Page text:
Limit comparison test
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Suppose that we have two series and with for all .
Because we know that for all there is a positive integer such that for all we have that , or equivalently
As we can choose to be sufficiently small such that is positive. So and by the direct comparison test, if converges then so does .
Similarly , so if converges, again by the direct comparison test, so does .
That is, both series converge or both series diverge.
We want to determine if the series converges. For this we compare with the convergent series .
As we have that the original series also converges.
One can state a one-sided comparison test by using limit superior. Let for all . Then if with and converges, necessarily converges.
Let and for all natural numbers . Now does not exist, so we cannot apply the standard comparison test. However, and since converges, the one-sided comparison test implies that converges.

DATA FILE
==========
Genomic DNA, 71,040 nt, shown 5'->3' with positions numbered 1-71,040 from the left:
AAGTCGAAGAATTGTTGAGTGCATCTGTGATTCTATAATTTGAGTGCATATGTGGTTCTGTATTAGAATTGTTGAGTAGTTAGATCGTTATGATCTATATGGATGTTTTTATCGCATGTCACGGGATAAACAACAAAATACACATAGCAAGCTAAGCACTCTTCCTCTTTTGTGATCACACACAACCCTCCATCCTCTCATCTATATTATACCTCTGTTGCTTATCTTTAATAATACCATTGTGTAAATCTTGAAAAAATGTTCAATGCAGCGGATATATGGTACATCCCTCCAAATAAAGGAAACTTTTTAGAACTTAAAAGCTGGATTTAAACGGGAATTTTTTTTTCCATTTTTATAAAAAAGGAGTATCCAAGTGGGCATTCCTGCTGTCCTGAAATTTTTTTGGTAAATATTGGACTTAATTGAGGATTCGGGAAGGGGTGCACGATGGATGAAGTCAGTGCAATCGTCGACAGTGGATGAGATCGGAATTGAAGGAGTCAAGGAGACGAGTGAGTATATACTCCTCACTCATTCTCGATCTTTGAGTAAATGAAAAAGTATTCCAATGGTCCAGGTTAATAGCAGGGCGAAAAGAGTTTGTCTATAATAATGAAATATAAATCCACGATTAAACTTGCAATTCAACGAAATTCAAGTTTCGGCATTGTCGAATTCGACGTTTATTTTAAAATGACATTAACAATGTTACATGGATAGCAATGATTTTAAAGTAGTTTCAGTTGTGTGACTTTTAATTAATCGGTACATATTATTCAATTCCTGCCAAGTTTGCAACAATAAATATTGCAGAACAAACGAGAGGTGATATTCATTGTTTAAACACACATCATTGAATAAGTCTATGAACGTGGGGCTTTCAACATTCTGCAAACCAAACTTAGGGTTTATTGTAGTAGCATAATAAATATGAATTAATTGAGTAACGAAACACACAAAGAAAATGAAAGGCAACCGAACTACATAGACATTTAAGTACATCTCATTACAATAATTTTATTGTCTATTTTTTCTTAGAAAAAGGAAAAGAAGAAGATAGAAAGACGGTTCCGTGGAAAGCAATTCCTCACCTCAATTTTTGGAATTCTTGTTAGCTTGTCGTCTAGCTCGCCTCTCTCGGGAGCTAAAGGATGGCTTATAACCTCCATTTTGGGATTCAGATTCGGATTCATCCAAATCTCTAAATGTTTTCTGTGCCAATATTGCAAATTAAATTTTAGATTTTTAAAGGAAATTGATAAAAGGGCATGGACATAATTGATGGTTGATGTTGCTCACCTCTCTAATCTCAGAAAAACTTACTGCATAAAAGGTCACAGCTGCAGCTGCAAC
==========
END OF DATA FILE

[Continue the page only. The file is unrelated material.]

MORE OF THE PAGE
Converse of the one-sided comparison test
Let for all . If diverges and converges, then necessarily , that is, . The essential content here is that in some sense the numbers are larger than the numbers .
Let be analytic in the unit disc and have image of finite area. By Parseval's formula the area of the image of is . Moreover, diverges. Therefore, by the converse of the comparison test, we have , that is, .
- Rinaldo B. Schinazi: From Calculus to Analysis. Springer, 2011, ISBN 9780817682897, pp. 50
- Michele Longo and Vincenzo Valori: The Comparison Test: Not Just for Nonnegative Series. Mathematics Magazine, Vol. 79, No. 3 (Jun., 2006), pp. 205–210 (JSTOR)
- J. Marshall Ash: The Limit Comparison Test Needs Positivity. Mathematics Magazine, Vol. 85, No. 5 (December 2012), pp. 374–375 (JSTOR)